Hard-up firms in China use cashmere and pork to repay loans


LI XINTONG DID not want one overpriced cashmere sweater, let alone a hundred. But when his loan to Jicai came due, the investment firm offered to repay him not in cash, but in sweaters. The value of 100 cashmere pullovers, it said, equalled his 150,000 yuan ($ 22,000) loan, and was thus fair compensation. Mr Li (not his real name) disagrees.

Perhaps he should count himself lucky. At least he did not receive dozens of packages of premium ham, as a troubled Chinese pig farm’s bondholders recently did, in lieu of interest. In another case, a financial subsidiary of HNA, a conglomerate that includes an airline, offered flight vouchers instead of cash when its clients’ investments matured.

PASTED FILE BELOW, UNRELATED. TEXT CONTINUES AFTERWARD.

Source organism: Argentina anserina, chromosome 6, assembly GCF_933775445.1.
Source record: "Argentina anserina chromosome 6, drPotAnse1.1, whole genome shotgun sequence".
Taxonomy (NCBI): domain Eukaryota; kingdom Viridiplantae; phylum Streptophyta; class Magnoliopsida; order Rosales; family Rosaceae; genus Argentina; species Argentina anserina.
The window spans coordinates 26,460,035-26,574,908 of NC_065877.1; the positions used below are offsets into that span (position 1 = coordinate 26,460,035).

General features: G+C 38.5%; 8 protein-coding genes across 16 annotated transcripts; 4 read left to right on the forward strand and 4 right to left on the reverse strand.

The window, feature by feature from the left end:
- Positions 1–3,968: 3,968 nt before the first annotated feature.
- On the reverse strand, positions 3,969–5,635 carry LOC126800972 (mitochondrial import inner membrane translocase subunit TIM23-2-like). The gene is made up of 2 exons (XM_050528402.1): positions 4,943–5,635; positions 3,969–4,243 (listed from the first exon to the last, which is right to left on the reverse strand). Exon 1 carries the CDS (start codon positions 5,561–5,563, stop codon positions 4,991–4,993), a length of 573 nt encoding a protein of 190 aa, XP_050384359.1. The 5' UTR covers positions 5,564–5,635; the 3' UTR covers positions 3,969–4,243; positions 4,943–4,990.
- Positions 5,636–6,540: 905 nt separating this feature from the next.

The spate of unorthodox repayments highlights a squeeze in China’s financial system, which has hurt smaller companies and non-bank lenders most. So far this year companies have defaulted on 135bn yuan ($ 20bn) of bonds, more…

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